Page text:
Or Marilyn Hammond who I knew for years and never even realized she had a disability.

 

As I was pondering this question—“Who are the courageous people you’ve known?”—I posted it to Facebook, and I enjoyed the many responses.  Here are what members of this congregation shared.

Stephanie Cameron: “My mother! She’s seen the best and the worst of people and traumatic situations and yet she still has a positive spirit. Love her.”

Sara Sharpe: “My son Jake.”

Bonnie Sarton Mierau: “My clients, young and not as young, who face their past traumas and turn the corner to redefine themselves as whole beings worthy of love and respect. I often stand in awe of the courage and grit it takes to do this hard, hard work.”

Tara Obner: “The homeless people courageous enough to walk into a shelter and ask for help.”

Kelly Beaman: “Anyone willing to go public to make a difference.”

Eventually a couple of church members made broader comments.  Bonnie Harmon wrote, “The most courageous people I know would never realize what courage it takes to be them. They know life is hard, but it doesn’t occur to them that it’s harder for them than it is for others. They think that there is something they can do that will make someone else’s life better and they try to do it.”

And Randy Solberg said, “Anyone who gets up every day, goes to work and keeps on going regardless of how much they hate it because someone depends upon them to eat, for a roof or for life.  Courage is about facing life every day and doing it every day without fanfare or thanks – because you have to.  It is about people doing dirty jobs that no one else will do and not giving up.”

 

This week as I was thinking about this question and watching the answers appear on Facebook, I began to wonder if courage is in fact the most common of the virtues, for I seem to see it everywhere, in all types of people?  Even before Randy posted it, I began to wonder, Is it possible that each of us demonstrates courage every day just by getting up and going about our lives?

Here are some of the various descriptions I read of courage and fortitude:

“the ability to confront fear, pain, risk/danger, uncertainty, or intimidation.”

“the ability to act rightly in the face of popular opposition, shame, scandal, or discouragement.”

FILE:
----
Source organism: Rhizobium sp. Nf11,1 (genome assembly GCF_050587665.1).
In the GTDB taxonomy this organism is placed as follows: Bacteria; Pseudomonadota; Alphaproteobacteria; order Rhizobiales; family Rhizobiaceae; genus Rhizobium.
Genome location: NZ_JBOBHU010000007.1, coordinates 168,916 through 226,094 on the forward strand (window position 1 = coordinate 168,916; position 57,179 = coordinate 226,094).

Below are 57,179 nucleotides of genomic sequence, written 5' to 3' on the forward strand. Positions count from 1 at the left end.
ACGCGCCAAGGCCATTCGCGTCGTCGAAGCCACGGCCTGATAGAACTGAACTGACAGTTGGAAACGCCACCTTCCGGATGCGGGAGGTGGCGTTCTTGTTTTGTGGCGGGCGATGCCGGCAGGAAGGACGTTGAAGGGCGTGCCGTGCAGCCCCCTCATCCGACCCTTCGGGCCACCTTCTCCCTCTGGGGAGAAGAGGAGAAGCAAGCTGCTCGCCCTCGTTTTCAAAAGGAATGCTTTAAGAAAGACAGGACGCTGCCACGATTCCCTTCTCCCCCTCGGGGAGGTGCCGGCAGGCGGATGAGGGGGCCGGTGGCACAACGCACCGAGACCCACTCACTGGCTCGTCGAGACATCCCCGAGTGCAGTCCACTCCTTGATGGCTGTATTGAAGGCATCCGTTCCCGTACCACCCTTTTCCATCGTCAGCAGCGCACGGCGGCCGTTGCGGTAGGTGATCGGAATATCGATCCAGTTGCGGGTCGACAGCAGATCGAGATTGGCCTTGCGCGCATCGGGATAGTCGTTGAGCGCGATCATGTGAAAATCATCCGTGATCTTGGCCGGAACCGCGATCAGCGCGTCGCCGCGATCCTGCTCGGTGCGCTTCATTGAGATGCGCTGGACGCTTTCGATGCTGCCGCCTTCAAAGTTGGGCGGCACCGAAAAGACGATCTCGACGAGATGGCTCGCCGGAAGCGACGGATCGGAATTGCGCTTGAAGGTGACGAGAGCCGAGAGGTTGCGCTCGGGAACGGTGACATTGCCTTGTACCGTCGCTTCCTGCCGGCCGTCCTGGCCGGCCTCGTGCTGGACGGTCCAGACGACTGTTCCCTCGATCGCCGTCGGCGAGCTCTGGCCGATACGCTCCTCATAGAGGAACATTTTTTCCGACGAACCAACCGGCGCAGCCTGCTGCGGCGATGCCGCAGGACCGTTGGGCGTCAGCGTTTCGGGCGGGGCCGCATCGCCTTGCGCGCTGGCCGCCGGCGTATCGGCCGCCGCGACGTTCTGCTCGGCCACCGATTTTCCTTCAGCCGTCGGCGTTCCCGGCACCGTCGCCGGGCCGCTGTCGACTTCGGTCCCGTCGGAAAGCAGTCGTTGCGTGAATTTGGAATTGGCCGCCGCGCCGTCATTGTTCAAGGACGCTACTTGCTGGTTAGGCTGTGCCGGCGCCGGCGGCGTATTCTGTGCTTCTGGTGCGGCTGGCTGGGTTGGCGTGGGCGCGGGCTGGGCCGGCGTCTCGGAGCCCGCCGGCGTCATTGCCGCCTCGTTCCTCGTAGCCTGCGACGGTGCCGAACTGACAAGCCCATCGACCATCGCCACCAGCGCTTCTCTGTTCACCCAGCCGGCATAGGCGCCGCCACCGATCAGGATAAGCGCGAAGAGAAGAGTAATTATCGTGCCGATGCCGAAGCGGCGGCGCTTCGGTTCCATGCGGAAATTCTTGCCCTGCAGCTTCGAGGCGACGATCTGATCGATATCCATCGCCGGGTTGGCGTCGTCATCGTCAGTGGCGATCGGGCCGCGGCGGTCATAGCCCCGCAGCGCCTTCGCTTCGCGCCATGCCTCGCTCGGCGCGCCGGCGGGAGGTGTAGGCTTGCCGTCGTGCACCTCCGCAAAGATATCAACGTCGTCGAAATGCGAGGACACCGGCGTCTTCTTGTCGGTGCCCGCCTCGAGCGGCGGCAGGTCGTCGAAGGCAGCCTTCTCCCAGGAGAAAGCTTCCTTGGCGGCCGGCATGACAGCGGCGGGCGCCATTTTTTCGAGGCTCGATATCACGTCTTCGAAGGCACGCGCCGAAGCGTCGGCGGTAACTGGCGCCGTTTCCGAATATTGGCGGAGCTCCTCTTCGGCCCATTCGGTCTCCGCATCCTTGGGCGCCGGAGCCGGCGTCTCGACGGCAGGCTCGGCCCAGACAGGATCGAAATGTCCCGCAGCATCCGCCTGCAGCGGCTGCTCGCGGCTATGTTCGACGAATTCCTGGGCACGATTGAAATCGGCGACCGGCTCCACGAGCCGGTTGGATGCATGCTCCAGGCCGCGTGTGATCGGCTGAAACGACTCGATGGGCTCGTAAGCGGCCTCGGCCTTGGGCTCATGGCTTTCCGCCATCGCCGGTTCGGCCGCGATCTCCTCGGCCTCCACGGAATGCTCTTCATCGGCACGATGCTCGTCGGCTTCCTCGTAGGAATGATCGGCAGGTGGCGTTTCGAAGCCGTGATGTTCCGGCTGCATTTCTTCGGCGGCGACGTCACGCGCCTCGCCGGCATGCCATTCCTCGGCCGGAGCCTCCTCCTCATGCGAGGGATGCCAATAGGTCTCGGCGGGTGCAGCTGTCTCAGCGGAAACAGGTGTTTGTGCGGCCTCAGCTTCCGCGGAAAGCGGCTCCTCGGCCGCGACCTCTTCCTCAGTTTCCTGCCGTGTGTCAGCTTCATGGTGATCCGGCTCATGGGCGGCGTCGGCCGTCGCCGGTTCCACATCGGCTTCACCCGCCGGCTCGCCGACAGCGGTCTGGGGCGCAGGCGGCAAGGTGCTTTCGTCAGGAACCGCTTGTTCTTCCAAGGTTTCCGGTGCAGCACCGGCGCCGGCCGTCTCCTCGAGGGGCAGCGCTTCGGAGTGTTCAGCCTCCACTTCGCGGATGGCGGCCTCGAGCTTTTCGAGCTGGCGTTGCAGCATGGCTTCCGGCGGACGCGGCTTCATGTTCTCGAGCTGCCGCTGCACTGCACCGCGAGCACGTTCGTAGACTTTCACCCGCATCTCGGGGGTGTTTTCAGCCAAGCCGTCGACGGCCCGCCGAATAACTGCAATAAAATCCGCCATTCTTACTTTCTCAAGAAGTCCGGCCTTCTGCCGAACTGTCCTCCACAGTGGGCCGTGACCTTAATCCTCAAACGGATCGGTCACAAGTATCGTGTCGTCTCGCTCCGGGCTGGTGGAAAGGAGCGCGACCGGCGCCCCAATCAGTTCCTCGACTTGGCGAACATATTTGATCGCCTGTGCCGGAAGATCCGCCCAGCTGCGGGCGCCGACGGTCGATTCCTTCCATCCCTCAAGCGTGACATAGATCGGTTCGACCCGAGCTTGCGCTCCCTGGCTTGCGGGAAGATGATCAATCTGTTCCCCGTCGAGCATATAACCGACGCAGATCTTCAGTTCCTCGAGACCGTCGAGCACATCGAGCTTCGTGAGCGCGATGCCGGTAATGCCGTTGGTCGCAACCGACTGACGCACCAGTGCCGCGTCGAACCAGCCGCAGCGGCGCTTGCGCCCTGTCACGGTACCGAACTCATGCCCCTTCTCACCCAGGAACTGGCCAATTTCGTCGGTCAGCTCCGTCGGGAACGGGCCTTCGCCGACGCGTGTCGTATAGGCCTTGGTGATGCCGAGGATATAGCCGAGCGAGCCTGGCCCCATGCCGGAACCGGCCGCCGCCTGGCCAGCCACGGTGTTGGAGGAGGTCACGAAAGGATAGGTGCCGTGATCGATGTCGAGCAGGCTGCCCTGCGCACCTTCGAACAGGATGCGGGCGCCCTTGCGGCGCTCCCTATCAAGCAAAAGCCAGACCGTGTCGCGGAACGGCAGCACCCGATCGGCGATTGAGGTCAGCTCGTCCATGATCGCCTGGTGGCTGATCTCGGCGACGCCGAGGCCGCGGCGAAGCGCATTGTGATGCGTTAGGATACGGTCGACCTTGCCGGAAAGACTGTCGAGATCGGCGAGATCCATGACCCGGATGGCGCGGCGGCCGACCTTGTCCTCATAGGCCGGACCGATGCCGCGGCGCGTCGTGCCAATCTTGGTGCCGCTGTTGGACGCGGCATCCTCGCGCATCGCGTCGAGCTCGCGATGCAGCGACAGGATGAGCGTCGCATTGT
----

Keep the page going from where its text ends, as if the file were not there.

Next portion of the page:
“to have the courage of one’s convictions, to act in accordance with one’s beliefs, esp. in spite of criticism.”

“Courage is the resolve to act virtuously, especially when it is most difficult. It is acting for the good, when it would be much easier not to this time.”

“firmness of spirit, especially in difficulty.”

“a willingness to freely go beyond the call of duty, to make sacrifices, to act on your convictions.”

 

This season I’m preaching a series on the virtues entitled “The Good Life.” Every week, I’ve talked about how we cultivate the virtues and what practices will instill the habits of virtue within our character.  But as I was writing Thursday morning, I kept realizing how many of you already demonstrate this virtue.  I thought of Margaret Hole and Barb Switzer, of Melanie Naughtin and Sam Pfeifer, of Shelley Kiel, Jeannie Bates, and Eli Sturek, of Tara Obner, Scott Hoyt, Bruce Garver and Pam Finley, of Rick Brenneman, Peg Peterson, Pete Peterson, and Bonnie Mierau . . . and very soon I realized that this list could go on and on and on.

So instead of preaching about the importance of courage and how to acquire it, I want you to simply realize how strong and brave you already are.  How you choose every single day to persevere through difficulty.  How you already choose to do what is right and good, even when it isn’t easy.

Bless you.  Bless you for your courage and fortitude, your moral and intellectual strength that you demonstrate each and every day of your lives.  Thank you for being good people who together are helping one another become even better people.  Thank you for making this world a better place.